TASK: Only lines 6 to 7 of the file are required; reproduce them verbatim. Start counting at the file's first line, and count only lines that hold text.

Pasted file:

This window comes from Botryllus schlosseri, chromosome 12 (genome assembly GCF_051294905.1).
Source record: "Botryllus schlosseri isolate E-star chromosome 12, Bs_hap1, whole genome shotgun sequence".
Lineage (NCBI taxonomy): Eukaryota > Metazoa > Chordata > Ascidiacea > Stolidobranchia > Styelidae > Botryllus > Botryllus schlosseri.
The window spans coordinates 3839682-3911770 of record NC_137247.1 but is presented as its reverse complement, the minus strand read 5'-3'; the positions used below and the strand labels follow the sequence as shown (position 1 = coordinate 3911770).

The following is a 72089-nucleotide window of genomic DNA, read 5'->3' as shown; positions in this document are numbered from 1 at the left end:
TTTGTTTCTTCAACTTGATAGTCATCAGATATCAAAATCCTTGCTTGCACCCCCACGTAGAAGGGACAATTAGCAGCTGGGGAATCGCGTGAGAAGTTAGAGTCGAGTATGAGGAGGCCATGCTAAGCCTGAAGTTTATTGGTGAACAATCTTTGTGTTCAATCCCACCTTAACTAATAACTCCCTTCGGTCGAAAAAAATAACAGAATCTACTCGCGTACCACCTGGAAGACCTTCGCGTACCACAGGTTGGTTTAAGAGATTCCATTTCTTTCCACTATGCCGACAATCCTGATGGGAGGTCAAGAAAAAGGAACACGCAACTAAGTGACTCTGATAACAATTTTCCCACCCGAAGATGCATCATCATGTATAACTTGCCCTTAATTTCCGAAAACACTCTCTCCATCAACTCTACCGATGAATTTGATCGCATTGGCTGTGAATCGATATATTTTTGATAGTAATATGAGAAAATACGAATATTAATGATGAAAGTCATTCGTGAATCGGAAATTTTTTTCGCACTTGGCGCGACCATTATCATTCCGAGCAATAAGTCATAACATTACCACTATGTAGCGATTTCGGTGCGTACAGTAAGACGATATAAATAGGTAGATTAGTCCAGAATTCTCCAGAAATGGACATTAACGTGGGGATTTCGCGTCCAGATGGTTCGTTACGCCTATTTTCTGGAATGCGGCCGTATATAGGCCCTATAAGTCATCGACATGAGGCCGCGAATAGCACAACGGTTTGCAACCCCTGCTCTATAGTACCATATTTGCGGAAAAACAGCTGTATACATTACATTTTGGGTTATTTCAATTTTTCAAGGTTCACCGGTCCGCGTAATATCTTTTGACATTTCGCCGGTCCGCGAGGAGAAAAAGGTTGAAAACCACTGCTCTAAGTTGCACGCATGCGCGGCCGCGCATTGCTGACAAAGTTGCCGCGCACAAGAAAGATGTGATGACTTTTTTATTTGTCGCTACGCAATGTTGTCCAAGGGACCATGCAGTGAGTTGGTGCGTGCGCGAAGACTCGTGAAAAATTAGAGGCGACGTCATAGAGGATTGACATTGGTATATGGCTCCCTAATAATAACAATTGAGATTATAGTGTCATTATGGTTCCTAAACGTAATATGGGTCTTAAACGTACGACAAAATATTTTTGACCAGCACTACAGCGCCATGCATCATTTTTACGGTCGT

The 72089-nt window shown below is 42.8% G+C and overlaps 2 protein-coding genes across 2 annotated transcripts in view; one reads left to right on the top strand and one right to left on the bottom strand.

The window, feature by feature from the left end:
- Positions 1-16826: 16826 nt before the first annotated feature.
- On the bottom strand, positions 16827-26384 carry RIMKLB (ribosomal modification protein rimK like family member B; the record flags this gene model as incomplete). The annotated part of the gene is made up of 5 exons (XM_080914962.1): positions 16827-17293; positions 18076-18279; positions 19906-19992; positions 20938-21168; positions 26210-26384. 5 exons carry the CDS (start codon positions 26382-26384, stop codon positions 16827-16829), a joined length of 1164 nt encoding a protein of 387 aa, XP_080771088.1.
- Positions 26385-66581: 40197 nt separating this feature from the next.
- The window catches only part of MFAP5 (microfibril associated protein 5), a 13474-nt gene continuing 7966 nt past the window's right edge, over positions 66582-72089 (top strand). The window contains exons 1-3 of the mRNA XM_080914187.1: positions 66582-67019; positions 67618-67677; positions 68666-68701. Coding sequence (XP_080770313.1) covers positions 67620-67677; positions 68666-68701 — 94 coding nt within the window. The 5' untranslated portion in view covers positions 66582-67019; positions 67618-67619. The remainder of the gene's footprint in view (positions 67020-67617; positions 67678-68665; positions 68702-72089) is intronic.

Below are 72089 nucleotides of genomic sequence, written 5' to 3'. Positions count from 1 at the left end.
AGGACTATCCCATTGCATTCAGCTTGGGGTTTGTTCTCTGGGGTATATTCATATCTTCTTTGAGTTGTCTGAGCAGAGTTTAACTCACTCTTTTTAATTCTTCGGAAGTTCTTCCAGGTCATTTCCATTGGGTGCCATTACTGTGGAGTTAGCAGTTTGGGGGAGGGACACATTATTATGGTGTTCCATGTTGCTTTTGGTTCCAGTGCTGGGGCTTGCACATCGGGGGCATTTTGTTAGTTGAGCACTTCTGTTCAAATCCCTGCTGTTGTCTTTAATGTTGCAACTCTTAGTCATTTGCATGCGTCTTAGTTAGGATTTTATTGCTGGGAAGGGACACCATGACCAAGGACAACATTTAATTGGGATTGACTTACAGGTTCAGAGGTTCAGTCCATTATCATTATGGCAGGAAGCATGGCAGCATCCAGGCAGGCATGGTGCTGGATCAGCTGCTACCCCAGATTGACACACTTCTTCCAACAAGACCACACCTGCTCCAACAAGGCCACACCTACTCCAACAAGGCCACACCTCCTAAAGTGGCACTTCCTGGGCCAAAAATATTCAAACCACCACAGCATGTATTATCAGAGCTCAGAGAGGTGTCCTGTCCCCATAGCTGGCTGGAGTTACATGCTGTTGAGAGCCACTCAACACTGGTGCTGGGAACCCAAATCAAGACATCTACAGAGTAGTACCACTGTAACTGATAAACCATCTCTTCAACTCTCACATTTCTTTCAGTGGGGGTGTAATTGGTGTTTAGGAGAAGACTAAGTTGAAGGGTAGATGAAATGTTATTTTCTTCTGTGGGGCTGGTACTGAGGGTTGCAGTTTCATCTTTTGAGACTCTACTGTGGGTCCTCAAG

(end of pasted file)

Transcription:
TTTGTTTCTTCAACTTGATAGTCATCAGATATCAAAATCCTTGCTTGCACCCCCACGTAGAAGGGACAATTAGCAGCTGGGGAATCGCGTGAGAAGTTAGAGTCGAGTATGAGGAGGCCATGCTAAGCCTGAAGTTTATTGGTGAACAATCTTTGTGTTCAATCCCACCTTAACTAATAACTCCCTTCGGTCGAAAAAAATAACAGAATCTACTCGCGTACCACCTGGAAGACCTTCGCGTACCACAGGTTGGTTTAAGAGATTCCATTTCTTTCCACTATGCCGACAATCCTGATGGGAGGTCAAGAAAAAGGAACACGCAACTAAGTGACTCTGATAACAATTTTCCCACCCGAAGATGCATCATCATGTATAACTTGCCCTTAATTTCCGAAAACACTCTCTCCATCAACTCTACCGATGAATTTGATCGCATTGGCTGTGAATCGATATATTTTTGATAGTAATATGAGAAAATACGAATATTAATGATGAAAGTCATTCGTGAATCGGAAATTTTTTTCGCACTTGGCGCGACCATTATCATTCCGAGCAATAAGTCATAACATTACCACTATGTAGCGATTTCGGTGCGTACAGTAAGACGATATAAATAGGTAGATTAGTCCAGAATTCTCCAGAAATGGACATTAACGTGGGGATTTCGCGTCCAGATGGTTCGTTACGCCTATTTTCTGGAATGCGGCCGTATATAGGCCCTATAAGTCATCGACATGAGGCCGCGAATAGCACAACGGTTTGCAACCCCTGCTCTATAGTACCATATTTGCGGAAAAACAGCTGTATACATTACATTTTGGGTTATTTCAATTTTTCAAGGTTCACCGGTCCGCGTAATATCTTTTGACATTTCGCCGGTCCGCGAGGAGAAAAAGGTTGAAAACCACTGCTCTAAGTTGCACGCATGCGCGGCCGCGCATTGCTGACAAAGTTGCCGCGCACAAGAAAGATGTGATGACTTTTTTATTTGTCGCTACGCAATGTTGTCCAAGGGACCATGCAGTGAGTTGGTGCGTGCGCGAAGACTCGTGAAAAATTAGAGGCGACGTCATAGAGGATTGACATTGGTATATGGCTCCCTAATAATAACAATTGAGATTATAGTGTCATTATGGTTCCTAAACGTAATATGGGTCTTAAACGTACGACAAAATATTTTTGACCAGCACTACAGCGCCATGCATCATTTTTACGGTCGT

The 72089-nt window shown below is 42.8% G+C and overlaps 2 protein-coding genes across 2 annotated transcripts in view; one reads left to right on the top strand and one right to left on the bottom strand.